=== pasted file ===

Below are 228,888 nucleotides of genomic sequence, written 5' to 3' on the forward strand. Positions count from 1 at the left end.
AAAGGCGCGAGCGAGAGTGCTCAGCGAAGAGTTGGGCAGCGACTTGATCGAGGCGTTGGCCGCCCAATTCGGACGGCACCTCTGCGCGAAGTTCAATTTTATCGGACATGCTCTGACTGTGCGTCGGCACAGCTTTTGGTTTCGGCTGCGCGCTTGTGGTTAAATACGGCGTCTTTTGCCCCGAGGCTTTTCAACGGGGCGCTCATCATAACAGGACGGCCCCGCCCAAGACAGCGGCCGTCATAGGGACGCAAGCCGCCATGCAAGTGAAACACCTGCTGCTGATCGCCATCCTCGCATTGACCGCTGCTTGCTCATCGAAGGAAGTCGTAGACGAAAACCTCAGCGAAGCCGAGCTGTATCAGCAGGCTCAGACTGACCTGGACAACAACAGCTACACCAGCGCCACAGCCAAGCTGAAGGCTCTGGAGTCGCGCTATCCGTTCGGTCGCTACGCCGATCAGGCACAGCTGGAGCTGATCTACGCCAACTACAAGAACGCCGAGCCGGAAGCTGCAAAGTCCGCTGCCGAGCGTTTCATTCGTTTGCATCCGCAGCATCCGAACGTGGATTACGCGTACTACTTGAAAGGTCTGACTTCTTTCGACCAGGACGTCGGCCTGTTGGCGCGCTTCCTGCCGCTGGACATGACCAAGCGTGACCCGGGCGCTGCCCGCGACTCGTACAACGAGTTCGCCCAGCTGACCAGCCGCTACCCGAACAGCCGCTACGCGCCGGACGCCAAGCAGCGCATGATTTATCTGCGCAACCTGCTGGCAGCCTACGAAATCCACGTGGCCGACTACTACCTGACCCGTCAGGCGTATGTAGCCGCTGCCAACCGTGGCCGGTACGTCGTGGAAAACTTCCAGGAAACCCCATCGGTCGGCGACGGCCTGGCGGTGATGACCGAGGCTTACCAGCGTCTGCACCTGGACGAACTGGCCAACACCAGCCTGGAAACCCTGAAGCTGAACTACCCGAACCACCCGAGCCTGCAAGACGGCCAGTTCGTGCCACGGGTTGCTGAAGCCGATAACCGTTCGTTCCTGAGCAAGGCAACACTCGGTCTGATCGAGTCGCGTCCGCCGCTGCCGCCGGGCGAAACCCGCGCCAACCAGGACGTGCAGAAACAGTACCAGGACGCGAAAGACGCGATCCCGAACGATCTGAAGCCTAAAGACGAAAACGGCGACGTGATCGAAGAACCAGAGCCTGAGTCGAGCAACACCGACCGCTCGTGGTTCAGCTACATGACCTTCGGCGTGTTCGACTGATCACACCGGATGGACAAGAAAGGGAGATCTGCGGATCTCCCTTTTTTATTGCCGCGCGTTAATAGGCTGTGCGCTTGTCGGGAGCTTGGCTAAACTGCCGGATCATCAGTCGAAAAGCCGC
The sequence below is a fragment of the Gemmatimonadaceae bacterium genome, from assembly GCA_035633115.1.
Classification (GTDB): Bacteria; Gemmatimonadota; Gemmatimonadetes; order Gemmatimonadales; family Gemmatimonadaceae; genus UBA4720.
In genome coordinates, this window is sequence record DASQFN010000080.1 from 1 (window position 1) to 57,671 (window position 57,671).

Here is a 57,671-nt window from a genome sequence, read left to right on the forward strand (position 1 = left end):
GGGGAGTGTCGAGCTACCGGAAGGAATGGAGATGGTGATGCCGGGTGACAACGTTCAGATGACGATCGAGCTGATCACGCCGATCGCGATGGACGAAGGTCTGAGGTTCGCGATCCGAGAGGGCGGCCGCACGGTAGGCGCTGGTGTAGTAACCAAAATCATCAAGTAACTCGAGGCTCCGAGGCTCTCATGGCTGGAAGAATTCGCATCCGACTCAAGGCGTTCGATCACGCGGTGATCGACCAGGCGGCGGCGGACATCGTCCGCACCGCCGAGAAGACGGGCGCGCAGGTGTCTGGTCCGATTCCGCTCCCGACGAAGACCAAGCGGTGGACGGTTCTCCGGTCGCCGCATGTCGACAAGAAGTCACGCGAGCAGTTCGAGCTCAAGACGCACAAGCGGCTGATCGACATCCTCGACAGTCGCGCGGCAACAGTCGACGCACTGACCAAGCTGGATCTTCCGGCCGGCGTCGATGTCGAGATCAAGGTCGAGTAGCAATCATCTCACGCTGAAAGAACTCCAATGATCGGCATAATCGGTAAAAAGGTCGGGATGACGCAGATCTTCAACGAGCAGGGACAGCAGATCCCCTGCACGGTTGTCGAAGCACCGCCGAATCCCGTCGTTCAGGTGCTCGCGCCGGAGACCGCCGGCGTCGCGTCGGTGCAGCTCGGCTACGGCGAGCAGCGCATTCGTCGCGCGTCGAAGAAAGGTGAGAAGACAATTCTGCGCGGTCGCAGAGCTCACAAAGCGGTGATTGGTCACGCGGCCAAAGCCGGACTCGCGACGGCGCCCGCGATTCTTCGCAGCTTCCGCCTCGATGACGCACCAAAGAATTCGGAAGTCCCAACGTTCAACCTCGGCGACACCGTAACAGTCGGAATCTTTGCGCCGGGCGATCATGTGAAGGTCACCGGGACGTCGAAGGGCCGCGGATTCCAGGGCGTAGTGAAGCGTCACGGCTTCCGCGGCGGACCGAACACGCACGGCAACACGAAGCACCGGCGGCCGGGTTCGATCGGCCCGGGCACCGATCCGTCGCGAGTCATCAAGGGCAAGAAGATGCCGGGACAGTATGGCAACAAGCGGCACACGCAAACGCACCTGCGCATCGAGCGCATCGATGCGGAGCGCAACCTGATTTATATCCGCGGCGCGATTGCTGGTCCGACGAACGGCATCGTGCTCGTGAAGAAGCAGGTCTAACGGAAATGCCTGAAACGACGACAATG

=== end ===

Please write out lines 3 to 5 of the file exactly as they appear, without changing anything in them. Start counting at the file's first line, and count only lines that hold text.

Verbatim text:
The sequence below is a fragment of the Gemmatimonadaceae bacterium genome, from assembly GCA_035633115.1.
Classification (GTDB): Bacteria; Gemmatimonadota; Gemmatimonadetes; order Gemmatimonadales; family Gemmatimonadaceae; genus UBA4720.
In genome coordinates, this window is sequence record DASQFN010000080.1 from 1 (window position 1) to 57,671 (window position 57,671).